Robert Kozinets (), Andrea C. Wojnicki (), Sarah J. S. Wilner () and Kristine De Valck ()
Abstract: Word of mouth marketing — the intentional influencing of consumer-to-consumer communications — is an increasingly important technique. The authors overview and synthesize extant word of mouth theory and present a study of a marketing campaign in which mobile phones were seeded with prominent bloggers. Eighty-three blogs were followed for six months. Findings reveal the complex cultural conditions through which marketing “hype” is transformed by consumers into the “honey” of relevant, shared communications. Four word of mouth communication strategies are identified — evaluation, embracing, endorsement and explanation. Each is influenced by communicator narrative, communications forum, communal norms and the nature of the marketing promotion. An intrinsic tension between commercial and communal interests plays a prominent, normative role in message formation and reception. This “hype-to-honey” theory shows that communal word of mouth does not simply increase or amplify marketing messages. Rather, marketing messages and meanings are systematically altered in the process of embedding them. The theory has implications for how marketers should plan, target and benefit from word of mouth and how scholars should understand word of mouth in a networked world.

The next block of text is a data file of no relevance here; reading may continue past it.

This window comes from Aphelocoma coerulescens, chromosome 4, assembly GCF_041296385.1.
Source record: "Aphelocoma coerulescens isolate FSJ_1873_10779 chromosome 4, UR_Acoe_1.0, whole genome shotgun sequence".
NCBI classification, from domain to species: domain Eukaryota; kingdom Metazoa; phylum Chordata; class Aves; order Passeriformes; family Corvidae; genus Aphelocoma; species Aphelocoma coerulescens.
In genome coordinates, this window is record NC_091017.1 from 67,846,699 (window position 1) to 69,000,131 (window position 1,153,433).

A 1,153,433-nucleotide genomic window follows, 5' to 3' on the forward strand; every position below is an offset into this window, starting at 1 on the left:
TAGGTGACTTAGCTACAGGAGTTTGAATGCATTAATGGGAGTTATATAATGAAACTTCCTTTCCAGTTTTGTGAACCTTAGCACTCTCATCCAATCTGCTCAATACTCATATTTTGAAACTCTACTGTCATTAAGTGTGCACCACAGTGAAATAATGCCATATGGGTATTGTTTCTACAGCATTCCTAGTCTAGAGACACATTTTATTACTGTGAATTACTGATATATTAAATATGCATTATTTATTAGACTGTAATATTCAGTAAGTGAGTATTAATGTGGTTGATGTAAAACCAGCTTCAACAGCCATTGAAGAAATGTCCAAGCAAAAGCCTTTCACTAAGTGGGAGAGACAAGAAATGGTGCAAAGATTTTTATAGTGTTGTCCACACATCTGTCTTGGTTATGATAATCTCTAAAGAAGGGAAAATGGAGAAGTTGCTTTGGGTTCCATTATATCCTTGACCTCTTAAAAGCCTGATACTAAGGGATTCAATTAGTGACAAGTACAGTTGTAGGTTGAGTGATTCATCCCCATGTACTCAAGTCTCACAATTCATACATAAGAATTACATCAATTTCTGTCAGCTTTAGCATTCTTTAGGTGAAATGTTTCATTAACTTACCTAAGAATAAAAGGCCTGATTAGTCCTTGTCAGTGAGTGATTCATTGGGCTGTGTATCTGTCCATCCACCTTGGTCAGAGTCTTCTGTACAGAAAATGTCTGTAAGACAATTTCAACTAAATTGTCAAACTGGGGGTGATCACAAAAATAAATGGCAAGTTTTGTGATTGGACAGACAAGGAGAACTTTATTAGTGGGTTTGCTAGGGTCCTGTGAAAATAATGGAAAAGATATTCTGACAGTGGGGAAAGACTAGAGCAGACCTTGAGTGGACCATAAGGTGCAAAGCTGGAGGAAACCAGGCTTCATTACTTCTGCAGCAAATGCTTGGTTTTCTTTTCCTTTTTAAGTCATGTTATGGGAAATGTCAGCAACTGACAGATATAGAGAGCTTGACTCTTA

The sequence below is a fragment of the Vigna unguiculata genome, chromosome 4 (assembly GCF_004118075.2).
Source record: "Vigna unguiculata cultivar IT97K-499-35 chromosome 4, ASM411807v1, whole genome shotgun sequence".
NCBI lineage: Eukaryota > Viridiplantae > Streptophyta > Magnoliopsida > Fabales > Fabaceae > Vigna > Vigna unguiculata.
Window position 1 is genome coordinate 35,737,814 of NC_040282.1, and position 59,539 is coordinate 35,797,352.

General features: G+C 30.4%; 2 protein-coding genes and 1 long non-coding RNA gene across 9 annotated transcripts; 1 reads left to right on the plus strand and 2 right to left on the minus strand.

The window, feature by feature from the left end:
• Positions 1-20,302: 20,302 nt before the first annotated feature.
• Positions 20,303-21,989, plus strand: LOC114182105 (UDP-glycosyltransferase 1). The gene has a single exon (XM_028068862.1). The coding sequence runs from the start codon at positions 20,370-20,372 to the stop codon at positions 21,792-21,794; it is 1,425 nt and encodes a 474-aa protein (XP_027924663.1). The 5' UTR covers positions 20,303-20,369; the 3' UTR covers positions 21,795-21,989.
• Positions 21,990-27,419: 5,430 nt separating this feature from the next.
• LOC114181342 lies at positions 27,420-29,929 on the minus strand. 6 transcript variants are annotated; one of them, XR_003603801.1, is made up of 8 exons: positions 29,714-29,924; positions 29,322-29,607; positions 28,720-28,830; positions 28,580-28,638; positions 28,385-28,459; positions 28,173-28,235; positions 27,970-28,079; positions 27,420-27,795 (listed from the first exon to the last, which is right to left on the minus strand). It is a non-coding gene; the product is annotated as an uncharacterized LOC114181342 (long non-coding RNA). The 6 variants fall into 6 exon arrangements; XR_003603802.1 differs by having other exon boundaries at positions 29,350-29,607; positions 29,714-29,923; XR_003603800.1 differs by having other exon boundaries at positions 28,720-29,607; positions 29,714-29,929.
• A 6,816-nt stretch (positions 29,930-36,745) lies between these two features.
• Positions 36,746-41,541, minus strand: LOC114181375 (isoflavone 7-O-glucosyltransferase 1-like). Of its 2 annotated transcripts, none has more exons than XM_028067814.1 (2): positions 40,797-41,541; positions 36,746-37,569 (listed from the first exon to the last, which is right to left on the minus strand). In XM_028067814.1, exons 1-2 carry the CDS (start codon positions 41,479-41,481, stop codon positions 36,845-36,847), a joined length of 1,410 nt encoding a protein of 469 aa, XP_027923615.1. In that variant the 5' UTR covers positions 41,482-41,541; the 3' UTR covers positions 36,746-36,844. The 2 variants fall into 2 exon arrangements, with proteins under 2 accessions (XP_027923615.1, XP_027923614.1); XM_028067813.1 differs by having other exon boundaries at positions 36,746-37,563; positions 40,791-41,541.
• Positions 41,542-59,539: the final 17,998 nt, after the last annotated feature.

51 pages, May 1, 2009
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